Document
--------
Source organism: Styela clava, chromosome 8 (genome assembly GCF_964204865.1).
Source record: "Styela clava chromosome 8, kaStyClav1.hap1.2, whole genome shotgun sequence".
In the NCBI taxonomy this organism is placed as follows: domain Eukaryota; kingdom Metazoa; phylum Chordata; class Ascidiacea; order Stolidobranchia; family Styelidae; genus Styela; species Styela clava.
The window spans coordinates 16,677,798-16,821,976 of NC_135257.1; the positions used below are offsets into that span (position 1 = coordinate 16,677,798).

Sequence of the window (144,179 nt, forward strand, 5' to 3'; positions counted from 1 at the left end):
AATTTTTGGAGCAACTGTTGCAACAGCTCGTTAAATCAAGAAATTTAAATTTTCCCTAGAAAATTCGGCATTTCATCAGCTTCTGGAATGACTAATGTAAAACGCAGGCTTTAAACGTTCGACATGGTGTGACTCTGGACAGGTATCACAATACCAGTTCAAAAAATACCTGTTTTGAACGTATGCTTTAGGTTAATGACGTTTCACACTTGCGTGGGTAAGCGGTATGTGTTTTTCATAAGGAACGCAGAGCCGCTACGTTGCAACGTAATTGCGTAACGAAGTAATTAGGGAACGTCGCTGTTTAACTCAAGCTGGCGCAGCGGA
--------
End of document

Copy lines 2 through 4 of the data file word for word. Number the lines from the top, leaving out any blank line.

Source record: "Styela clava chromosome 8, kaStyClav1.hap1.2, whole genome shotgun sequence".
In the NCBI taxonomy this organism is placed as follows: domain Eukaryota; kingdom Metazoa; phylum Chordata; class Ascidiacea; order Stolidobranchia; family Styelidae; genus Styela; species Styela clava.
The window spans coordinates 16,677,798-16,821,976 of NC_135257.1; the positions used below are offsets into that span (position 1 = coordinate 16,677,798).